The New Student's Reference Work/Weyman, Stanley John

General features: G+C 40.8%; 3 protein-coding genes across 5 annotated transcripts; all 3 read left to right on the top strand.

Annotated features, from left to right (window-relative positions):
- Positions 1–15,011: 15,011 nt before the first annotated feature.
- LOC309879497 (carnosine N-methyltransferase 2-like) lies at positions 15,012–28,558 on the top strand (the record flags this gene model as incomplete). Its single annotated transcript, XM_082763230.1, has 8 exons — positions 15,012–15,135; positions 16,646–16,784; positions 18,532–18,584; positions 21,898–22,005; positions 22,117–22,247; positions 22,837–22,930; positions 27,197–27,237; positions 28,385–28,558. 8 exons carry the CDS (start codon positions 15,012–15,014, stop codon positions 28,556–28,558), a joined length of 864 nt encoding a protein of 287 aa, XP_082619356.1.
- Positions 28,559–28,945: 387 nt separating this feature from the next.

Wey′man, Stanley John, English novelist, was born at Ludlow, Shropshire on Aug. 7, 1855, and educated at Shrewsbury School and Christ Church, Oxford. Studying law, he was called to the bar and practiced on circuit from 1881 to 1889, when his first work, The House of the Wolf — a romance of French history — appeared. After this his health necessitated travel abroad, and he abandoned law altogether. His more notable novels include The New Rector, The Story of Francis Cludde and A Gentleman of France. The success of the latter, which was published in 1893 and at once translated into many European languages, was immediate, and it has proved one of the most successful of recent historical romances. His later stories are Under the Red Robe, My Lady Rotha, The Red Cockade, The Man in Black, The Castle Inn, The Long Night, Stane Crow Farm, The Abbess of Vlaye, In King's Byways, Shrewsbury and the Memoirs of a Minister of France. He is a vivid and picturesque writer, and has been most successful in his treatment of themes drawn chiefly from the era of medieval France.